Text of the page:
0
$\begingroup$

From what I understand, the boiling point of a liquid is when its surrounding pressure is equal to its vapor pressure. The vapor pressure is the pressure of the gas form of the liquid in a container when the rate of condensation equals the rate of evaporation. If this is the case, what is the vapor pressure of a liquid that is not placed in a container(i.e., a river or lake)? Is it the same as the pressure of the atmosphere? If so, then how does this affect its boiling point?

(Please correct me if what I know is not true).

$\endgroup$
2
  • 1
    $\begingroup$ Do you mean what the saturation vapor pressure is, or what the dynamic vapor pressure (perhaps as relative humidity) happens to be at a given time? $\endgroup$ – Jon Custer Apr 17 '20 at 18:05
  • $\begingroup$ In such a case, the vapour presure is the pressure of the gas, if all other gases were absent. In river/lake cases, this presure is variable in space and time, not reaching equilibrium. $\endgroup$ – Poutnik Apr 18 '20 at 10:48
1
$\begingroup$

From what I understand, the boiling point of a liquid is when its surrounding pressure is equal to its vapor pressure.

This is backwards. The boiling point is when the vapor pressure of the liquid is equal to the atmospheric pressure. So given the average pressure of 1 atmosphere at sea level water would boil at $\pu{100 ^\circ C}$. However on some mountain top water might boil at $\pu{95 ^\circ C}$ since the air pressure is lower.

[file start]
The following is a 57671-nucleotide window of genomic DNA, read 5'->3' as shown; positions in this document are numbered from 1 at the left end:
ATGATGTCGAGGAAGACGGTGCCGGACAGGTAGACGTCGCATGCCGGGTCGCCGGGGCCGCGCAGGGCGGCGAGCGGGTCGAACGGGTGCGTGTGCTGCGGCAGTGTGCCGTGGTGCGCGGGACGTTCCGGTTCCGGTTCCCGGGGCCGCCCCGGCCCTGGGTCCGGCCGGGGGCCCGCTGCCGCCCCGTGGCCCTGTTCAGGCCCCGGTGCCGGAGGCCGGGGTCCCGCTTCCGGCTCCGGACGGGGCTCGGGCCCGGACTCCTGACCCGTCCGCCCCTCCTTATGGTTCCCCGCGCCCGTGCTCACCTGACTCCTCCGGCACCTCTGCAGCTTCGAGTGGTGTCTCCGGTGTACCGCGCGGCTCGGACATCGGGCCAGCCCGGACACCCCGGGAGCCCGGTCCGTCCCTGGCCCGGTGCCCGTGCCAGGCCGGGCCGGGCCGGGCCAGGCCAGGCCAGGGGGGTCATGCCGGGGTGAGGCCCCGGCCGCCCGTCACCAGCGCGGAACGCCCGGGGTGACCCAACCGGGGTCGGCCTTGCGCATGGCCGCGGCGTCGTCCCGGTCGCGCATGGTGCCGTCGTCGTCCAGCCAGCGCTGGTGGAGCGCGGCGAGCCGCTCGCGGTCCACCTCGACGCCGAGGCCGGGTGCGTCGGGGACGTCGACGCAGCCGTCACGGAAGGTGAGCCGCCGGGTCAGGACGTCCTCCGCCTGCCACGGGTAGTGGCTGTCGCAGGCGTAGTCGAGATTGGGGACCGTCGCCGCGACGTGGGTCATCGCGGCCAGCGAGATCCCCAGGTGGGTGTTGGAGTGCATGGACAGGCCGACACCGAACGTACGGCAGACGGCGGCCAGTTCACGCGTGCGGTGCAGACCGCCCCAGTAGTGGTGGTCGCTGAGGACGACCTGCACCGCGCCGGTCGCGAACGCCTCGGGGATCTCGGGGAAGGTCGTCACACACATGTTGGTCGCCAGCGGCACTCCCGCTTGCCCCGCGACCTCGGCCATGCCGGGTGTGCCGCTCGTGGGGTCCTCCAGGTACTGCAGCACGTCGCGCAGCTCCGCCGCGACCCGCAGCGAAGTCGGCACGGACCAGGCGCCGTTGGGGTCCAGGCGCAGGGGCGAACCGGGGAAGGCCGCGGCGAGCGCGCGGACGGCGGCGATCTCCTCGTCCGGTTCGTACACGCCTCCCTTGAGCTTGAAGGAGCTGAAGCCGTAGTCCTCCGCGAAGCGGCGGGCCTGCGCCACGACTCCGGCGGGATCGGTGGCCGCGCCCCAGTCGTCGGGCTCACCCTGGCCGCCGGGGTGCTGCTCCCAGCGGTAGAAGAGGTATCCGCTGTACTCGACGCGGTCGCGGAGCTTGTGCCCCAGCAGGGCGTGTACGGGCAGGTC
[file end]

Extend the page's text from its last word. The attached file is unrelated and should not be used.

The vapor pressure is the pressure of the gas form of the liquid in a container when the rate of condensation equals the rate of evaporation.

For a particular temperature, in a sealed container, when the rate of condensation equals the rate of evaporation then the system is at equilibrium. The partial pressure of the gaseous form of the liquid is then the equilibrium vapor pressure of the liquid.

Without being at equilibrium the partial pressure could be anything.

If this is the case, what is the vapor pressure of a liquid that is not placed in a container(i.e., a river or lake)? Is it the same as the pressure of the atmosphere? If so, then how does this affect its boiling point?

If I have an open beaker of benzene on an outside picnic table then the system isn't at equilibrium and benzene has no defined vapor pressure. There just isn't enough benzene to ever reach an equilibrium with the whole atmosphere of the earth.

This wouldn't effect the boiling point of the benzene. Assuming that the air pressure is 1 atmosphere, benzene would boil at the same temperature whether if it was being boiled in the open air or refluxed in a lab.

This bring up another point. If we say that the vapor pressure of water is $\pu{0.0231 atm}$ at $\pu{20 ^\circ C}$, we are referring to "local conditions." In other words, that gravity can be assumed to be a constant within the system. Obviously if I had a cylinder 200 miles high at $\pu{20 ^\circ C}$, the vapor pressure wouldn't be the same at the top and bottom of the cylinder due to the difference in gravity.

$\endgroup$
0
$\begingroup$

For each given pressure $p$ on a liquid there is a temperature at which the liquid will boil and become gaseous.$^1$ This temperature $T_\text{boil}(p)$ is called boiling temperature. The function $T_\text{boil}(p)$ can be calculated by the Clausius–Clapeyron equation.

The pressure on water in a river on earth is $1\ \mathrm{atm}$. The corresponding boiling temperature is $T_\text{boil}(1\ \mathrm{atm})\approx 100\ \mathrm{^\circ C}$.

One can on the other hand invert the relationship and ask for a given temperature $T$ at which pressure the liquid will become gaseous. This pressure is then called vapor pressure.

$^1$ that is assuming that $p$ is smaller or equal than the critical pressure of that fluid.

$\endgroup$

Not the answer you're looking for? Browse other questions tagged or ask your own question.